I don't remember exactly how I approached playing solos in my more distant music playing past. But mostly I just play what I want to hear there. I have done a lot of drilling from books like The Serious Jazz Practice Book by Barry Finnerty and I have listened to a very wide variety of music to help me play the stuff I hear in my head. Sometimes I think about what I am going to play while I am playing it. Other times I like to see where my fingers take me. And sometimes it is a combination of my mind leading and my fingers leading. Occasionally I will imagine that the tune I am playing is another version of "Jockey Full Of Bourbon" and play what I imagine Marc Ribot would play if he was playing that tune instead of "Jockey Full Of Bourbon" on the Rain Dogs sessions. I will flat some fifths, add some chromaticism, and phrase and attack in a somewhat Ribotian fashion. Sometimes I add a weird dissonant note and let it ring for a little bit like Bill Frisell does sometimes.
When playing the country musics I sometimes put some jazz in there like western swing players and folks like Leon Rhodes and Willie Nelson do. When I am playing blues I often pick with my fingers because it makes me play a certain way. Every now and then I will play a one note solo with some rhythmic variation. When I want to deprettify something I will flat some fifths. When I play a note that I think sounds too pretty I might play another note that is a lowered fifth above or below it. Sometimes I play as much dissonance as I think I can get away with. Sometimes when I feel like it I will attempt to play like I don't know what I am doing but end it with something that displays that I definitely know what I am doing.
But no matter what I am playing I put some fire in it. My main soloing goal is to not play boring solos. Though that doesn't necessarily mean that I am going to play some fast "look at me" stuff. Though sometimes I try seeing if I can pull off some flurries of dissonance. Mostly though I try to channel my inner dark lords. I try to get some unexpected scary stuff in there. Eventually if I keep practicing, which I probably will, I want to be able to play stuff that makes folks scratch themselves.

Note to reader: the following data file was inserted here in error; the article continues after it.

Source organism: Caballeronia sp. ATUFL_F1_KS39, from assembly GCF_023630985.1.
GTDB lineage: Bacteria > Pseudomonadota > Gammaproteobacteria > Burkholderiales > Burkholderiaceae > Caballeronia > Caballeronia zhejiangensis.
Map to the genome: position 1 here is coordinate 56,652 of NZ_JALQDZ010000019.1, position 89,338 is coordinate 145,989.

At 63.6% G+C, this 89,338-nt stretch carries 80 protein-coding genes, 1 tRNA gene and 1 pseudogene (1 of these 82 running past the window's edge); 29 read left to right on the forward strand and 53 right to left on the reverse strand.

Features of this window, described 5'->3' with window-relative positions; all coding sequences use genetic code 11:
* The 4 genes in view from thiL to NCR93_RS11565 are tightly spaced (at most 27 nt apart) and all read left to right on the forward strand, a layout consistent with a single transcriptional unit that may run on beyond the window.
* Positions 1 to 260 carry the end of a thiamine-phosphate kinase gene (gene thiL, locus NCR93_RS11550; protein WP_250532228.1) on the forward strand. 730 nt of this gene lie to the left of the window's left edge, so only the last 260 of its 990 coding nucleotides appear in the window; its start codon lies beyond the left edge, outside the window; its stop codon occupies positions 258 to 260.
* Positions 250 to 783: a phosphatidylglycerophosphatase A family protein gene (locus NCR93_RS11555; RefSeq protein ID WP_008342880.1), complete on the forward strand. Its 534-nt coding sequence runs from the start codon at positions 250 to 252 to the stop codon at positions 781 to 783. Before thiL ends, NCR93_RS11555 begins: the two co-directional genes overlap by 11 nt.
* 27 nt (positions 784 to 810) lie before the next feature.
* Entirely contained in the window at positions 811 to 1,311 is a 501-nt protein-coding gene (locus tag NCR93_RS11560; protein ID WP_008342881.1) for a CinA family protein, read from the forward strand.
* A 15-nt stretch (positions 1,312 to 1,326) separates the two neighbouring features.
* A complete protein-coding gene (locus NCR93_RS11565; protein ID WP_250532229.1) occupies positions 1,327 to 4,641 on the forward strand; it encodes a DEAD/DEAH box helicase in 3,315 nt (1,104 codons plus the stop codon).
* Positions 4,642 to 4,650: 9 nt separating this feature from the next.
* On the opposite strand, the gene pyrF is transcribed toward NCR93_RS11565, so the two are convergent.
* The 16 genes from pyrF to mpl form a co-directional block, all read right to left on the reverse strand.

I have certain elements of solos that go in the song regularly, but for the most part it's stream of consciousness.
Some of the shorter solos I stay very close to the original, if not copy, but some of the longer ones I only play the memorable phrase/signature notes and in-between I wing it.
I try to create a beginning, middle and ending in solos and along try things to build tension. I try to avoid box scale licks if I can and play to the chords. Talking cover tunes here.
It's a mix. If I'm playing a cover I tend to hit the signature parts and cop the overall vibe with improve. Original stuff is a product of winging it and refining it into a set part, but I still improvise a lot.
Me, too! I grew up in a house where Dad was a jazz guy so the ability to improvise was highly valued. BTW, this was also true of cadenzas in classical music concertos until the ability to improvise dissipated over time.
The Grateful Dead
I improvise on songs like Feeling Alright, All Along the Watchtower and many others on our set list - but many others songs require me to play it like the record, Those ones that lend themselves to improvise, I do and love doing it! it is probably about 50-50 for me, as the other guitarist plays many of the solos, mostly note for note like the record.
It’s a mix for me. Often I will have a “just in case” backup, but when I’m feeling it may go another way, or if by accident the band is playing the song at a different speed (and the worked out part won’t work as well)
But also often as you (OP) said, have a beginning, end, and maybe some things i happened on and thought “that works nice there, gotta remember that” but not a whole solo usually. I also like being in the moment.
Wing it... except for certain songs (e.g. Blue Sky, Peg, Kid Charlemagne) where I consciously learned the solo as a kid and can't do anything else. And when I try to argue with muscle memory, I lose.
unless you are copying a part, "winging it" is the very definition of taking a solo...i'm aware that not everyone can "create" something good in the moment, but if you have that ability - let 'er rip, baby